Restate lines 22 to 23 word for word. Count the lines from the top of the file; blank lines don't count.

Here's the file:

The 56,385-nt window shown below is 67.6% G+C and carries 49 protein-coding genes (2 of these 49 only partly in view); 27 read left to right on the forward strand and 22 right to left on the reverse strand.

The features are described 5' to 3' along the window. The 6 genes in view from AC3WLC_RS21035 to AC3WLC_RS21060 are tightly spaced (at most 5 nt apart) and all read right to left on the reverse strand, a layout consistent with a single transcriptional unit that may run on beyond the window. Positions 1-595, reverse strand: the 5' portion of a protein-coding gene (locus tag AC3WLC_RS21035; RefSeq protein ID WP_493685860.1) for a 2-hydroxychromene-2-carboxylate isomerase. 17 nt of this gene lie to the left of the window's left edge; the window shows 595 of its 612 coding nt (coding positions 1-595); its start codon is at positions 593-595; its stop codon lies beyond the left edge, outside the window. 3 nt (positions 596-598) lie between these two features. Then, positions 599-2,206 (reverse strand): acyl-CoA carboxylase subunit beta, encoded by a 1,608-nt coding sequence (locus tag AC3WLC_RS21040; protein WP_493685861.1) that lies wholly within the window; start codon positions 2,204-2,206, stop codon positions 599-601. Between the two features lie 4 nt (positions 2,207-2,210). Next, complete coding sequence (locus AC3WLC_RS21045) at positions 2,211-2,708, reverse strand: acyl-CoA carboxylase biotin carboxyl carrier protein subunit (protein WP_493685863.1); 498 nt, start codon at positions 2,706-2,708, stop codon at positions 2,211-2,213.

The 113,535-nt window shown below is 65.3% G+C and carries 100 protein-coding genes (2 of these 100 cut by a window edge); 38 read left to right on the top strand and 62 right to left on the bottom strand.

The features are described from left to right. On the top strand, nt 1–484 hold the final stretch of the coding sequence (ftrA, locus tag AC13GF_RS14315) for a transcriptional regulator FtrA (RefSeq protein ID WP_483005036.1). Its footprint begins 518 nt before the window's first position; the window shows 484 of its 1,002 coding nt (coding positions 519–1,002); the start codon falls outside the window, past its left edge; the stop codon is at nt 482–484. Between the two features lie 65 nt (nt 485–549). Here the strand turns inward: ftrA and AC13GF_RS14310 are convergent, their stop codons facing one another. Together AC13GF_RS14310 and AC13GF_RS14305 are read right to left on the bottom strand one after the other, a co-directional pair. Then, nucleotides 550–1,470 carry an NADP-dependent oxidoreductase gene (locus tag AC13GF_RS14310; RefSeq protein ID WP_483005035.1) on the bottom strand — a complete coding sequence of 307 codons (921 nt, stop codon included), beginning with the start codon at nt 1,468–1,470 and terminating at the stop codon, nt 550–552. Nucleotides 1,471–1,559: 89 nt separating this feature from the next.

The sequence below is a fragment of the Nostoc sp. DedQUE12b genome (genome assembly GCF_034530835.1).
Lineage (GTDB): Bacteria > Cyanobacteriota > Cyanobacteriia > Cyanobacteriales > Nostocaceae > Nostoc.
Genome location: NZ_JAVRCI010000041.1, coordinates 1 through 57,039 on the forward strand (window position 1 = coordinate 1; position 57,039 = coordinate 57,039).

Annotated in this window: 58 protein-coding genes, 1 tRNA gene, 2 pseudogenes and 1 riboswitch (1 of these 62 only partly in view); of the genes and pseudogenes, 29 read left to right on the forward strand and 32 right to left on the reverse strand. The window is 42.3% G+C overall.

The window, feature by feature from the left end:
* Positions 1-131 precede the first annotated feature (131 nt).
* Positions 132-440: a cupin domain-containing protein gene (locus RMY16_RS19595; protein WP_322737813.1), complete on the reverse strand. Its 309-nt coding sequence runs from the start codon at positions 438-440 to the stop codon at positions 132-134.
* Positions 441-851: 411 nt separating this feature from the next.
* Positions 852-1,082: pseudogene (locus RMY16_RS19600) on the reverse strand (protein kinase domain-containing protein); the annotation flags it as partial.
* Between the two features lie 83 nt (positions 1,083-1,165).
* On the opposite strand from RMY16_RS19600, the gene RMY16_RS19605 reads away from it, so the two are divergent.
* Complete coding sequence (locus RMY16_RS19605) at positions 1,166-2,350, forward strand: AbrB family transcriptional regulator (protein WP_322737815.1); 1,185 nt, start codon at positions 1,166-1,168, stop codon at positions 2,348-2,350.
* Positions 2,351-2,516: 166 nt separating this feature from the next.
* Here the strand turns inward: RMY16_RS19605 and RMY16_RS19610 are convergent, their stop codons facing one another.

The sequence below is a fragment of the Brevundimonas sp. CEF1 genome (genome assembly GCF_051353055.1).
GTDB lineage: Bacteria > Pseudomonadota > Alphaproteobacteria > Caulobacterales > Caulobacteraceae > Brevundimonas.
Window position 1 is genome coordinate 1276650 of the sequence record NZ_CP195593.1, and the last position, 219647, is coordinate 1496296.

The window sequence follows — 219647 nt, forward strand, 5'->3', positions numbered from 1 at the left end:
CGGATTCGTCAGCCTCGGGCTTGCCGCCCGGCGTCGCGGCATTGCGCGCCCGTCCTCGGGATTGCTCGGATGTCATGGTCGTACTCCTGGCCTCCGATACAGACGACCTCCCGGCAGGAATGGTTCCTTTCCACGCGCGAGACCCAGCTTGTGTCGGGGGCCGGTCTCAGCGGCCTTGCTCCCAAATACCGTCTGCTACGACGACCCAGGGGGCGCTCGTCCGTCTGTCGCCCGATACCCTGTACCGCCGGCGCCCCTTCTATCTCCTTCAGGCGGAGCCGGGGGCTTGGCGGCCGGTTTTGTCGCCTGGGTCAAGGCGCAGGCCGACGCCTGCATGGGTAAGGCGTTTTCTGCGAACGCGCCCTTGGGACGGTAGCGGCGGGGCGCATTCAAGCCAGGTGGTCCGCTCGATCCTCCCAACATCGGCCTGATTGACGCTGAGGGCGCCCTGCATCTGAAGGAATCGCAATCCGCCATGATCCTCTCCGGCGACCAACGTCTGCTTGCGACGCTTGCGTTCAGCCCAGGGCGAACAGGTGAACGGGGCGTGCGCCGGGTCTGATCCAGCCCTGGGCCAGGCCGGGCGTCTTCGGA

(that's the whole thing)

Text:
The window sequence follows — 219647 nt, forward strand, 5'->3', positions numbered from 1 at the left end:
CGGATTCGTCAGCCTCGGGCTTGCCGCCCGGCGTCGCGGCATTGCGCGCCCGTCCTCGGGATTGCTCGGATGTCATGGTCGTACTCCTGGCCTCCGATACAGACGACCTCCCGGCAGGAATGGTTCCTTTCCACGCGCGAGACCCAGCTTGTGTCGGGGGCCGGTCTCAGCGGCCTTGCTCCCAAATACCGTCTGCTACGACGACCCAGGGGGCGCTCGTCCGTCTGTCGCCCGATACCCTGTACCGCCGGCGCCCCTTCTATCTCCTTCAGGCGGAGCCGGGGGCTTGGCGGCCGGTTTTGTCGCCTGGGTCAAGGCGCAGGCCGACGCCTGCATGGGTAAGGCGTTTTCTGCGAACGCGCCCTTGGGACGGTAGCGGCGGGGCGCATTCAAGCCAGGTGGTCCGCTCGATCCTCCCAACATCGGCCTGATTGACGCTGAGGGCGCCCTGCATCTGAAGGAATCGCAATCCGCCATGATCCTCTCCGGCGACCAACGTCTGCTTGCGACGCTTGCGTTCAGCCCAGGGCGAACAGGTGAACGGGGCGTGCGCCGGGTCTGATCCAGCCCTGGGCCAGGCCGGGCGTCTTCGGA